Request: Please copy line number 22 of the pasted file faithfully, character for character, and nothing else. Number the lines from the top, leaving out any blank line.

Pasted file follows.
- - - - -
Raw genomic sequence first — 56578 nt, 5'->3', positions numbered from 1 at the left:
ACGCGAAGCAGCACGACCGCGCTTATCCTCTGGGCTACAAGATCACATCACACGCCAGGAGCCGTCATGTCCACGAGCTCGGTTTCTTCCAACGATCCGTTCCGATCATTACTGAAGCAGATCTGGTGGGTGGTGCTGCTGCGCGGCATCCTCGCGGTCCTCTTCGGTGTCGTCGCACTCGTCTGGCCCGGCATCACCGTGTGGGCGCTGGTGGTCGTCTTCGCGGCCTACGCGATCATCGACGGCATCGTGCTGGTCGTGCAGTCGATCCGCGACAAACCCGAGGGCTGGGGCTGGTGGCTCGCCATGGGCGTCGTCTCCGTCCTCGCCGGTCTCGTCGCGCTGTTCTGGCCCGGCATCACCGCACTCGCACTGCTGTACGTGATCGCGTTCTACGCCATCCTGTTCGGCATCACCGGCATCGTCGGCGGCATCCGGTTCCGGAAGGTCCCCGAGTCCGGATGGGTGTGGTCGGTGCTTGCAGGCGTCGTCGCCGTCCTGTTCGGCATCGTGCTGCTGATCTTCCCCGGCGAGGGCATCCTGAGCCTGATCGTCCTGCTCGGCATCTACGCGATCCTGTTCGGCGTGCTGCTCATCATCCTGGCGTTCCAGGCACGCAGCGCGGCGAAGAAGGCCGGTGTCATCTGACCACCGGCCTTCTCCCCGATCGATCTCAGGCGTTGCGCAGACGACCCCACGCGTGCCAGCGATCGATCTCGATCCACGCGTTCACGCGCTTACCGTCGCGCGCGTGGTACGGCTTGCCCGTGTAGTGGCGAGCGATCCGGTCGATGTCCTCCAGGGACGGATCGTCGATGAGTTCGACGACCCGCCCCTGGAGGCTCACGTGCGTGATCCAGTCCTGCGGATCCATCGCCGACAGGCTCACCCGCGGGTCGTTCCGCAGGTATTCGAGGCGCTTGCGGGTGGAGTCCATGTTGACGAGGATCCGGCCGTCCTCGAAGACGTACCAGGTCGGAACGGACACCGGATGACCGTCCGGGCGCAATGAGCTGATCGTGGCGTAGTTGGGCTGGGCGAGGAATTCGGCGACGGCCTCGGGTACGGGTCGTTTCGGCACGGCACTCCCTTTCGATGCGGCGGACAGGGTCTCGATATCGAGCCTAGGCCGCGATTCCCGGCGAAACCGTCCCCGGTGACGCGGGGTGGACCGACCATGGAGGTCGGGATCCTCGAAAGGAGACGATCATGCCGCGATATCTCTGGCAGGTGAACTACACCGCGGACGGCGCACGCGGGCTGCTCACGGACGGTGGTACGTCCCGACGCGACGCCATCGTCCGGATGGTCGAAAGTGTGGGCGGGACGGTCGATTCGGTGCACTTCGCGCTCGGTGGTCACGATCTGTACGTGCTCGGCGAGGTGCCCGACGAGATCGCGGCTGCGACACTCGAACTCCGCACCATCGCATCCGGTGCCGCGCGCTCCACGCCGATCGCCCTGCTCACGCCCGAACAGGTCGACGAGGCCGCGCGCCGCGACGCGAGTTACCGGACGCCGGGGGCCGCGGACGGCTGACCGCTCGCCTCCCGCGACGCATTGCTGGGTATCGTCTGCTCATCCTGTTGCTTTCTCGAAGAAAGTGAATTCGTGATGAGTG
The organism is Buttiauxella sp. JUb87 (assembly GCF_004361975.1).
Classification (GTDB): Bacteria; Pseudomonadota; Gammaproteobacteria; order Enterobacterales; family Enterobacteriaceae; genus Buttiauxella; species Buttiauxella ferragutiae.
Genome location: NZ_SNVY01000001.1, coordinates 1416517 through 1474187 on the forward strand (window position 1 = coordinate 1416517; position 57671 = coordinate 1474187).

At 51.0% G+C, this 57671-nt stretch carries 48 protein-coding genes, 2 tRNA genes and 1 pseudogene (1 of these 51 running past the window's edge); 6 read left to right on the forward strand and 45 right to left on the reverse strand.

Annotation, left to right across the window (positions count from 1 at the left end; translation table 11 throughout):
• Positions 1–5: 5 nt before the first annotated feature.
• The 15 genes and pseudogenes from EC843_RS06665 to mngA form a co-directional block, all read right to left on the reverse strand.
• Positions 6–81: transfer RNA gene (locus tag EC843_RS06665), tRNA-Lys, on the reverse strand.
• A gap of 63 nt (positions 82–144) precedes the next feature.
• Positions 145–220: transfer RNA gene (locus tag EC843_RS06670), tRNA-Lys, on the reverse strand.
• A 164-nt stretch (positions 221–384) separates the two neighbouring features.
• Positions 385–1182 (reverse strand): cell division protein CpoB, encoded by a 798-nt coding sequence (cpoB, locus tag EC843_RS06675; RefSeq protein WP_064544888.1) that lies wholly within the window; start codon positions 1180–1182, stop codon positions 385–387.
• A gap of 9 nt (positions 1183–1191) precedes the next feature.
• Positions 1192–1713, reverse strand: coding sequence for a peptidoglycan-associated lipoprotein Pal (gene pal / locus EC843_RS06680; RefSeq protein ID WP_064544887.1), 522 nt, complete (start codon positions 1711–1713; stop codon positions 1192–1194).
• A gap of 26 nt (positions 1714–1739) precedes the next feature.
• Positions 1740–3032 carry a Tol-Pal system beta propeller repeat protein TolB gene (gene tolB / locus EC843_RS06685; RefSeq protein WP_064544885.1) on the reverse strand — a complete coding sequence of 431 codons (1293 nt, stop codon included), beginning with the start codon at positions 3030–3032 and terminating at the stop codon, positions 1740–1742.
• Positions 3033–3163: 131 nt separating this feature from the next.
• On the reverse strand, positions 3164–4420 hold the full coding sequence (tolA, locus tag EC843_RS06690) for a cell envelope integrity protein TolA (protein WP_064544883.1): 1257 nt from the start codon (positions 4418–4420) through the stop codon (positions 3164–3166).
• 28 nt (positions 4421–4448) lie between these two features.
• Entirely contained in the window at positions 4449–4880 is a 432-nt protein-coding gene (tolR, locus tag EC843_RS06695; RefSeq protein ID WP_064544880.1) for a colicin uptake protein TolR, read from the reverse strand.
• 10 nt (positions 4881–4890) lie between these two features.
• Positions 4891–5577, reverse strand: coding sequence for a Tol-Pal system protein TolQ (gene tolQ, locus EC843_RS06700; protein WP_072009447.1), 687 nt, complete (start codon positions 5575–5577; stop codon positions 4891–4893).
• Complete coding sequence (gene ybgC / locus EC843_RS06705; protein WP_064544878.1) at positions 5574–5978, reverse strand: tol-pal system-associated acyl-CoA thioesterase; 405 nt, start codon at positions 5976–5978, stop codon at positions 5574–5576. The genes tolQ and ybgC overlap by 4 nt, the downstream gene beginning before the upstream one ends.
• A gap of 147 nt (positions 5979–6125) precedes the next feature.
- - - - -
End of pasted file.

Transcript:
• Entirely contained in the window at positions 4449–4880 is a 432-nt protein-coding gene (tolR, locus tag EC843_RS06695; RefSeq protein ID WP_064544880.1) for a colicin uptake protein TolR, read from the reverse strand.